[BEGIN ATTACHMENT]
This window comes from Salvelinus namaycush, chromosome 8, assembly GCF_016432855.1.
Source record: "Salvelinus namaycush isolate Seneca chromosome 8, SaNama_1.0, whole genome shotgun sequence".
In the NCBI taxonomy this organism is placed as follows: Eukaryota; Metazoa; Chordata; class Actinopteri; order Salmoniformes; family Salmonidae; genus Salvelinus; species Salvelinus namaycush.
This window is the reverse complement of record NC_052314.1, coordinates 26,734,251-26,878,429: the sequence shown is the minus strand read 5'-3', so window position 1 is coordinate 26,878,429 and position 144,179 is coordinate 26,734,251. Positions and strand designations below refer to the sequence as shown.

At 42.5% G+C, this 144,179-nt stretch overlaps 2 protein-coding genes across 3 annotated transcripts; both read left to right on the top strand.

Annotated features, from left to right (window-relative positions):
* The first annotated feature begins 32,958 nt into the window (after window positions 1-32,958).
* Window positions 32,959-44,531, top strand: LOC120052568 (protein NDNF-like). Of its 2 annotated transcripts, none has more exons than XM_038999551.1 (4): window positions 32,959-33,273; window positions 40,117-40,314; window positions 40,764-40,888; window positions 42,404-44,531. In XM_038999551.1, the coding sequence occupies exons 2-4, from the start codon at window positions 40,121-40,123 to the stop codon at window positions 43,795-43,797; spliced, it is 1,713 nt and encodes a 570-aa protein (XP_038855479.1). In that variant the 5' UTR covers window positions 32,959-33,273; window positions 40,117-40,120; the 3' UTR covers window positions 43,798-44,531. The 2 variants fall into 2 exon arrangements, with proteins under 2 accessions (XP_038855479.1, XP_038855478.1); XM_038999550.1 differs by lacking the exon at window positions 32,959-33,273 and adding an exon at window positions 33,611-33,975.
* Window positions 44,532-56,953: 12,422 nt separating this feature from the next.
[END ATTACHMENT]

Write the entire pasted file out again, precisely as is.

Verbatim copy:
This window comes from Salvelinus namaycush, chromosome 8, assembly GCF_016432855.1.
Source record: "Salvelinus namaycush isolate Seneca chromosome 8, SaNama_1.0, whole genome shotgun sequence".
In the NCBI taxonomy this organism is placed as follows: Eukaryota; Metazoa; Chordata; class Actinopteri; order Salmoniformes; family Salmonidae; genus Salvelinus; species Salvelinus namaycush.
This window is the reverse complement of record NC_052314.1, coordinates 26,734,251-26,878,429: the sequence shown is the minus strand read 5'-3', so window position 1 is coordinate 26,878,429 and position 144,179 is coordinate 26,734,251. Positions and strand designations below refer to the sequence as shown.

At 42.5% G+C, this 144,179-nt stretch overlaps 2 protein-coding genes across 3 annotated transcripts; both read left to right on the top strand.

Annotated features, from left to right (window-relative positions):
* The first annotated feature begins 32,958 nt into the window (after window positions 1-32,958).
* Window positions 32,959-44,531, top strand: LOC120052568 (protein NDNF-like). Of its 2 annotated transcripts, none has more exons than XM_038999551.1 (4): window positions 32,959-33,273; window positions 40,117-40,314; window positions 40,764-40,888; window positions 42,404-44,531. In XM_038999551.1, the coding sequence occupies exons 2-4, from the start codon at window positions 40,121-40,123 to the stop codon at window positions 43,795-43,797; spliced, it is 1,713 nt and encodes a 570-aa protein (XP_038855479.1). In that variant the 5' UTR covers window positions 32,959-33,273; window positions 40,117-40,120; the 3' UTR covers window positions 43,798-44,531. The 2 variants fall into 2 exon arrangements, with proteins under 2 accessions (XP_038855479.1, XP_038855478.1); XM_038999550.1 differs by lacking the exon at window positions 32,959-33,273 and adding an exon at window positions 33,611-33,975.
* Window positions 44,532-56,953: 12,422 nt separating this feature from the next.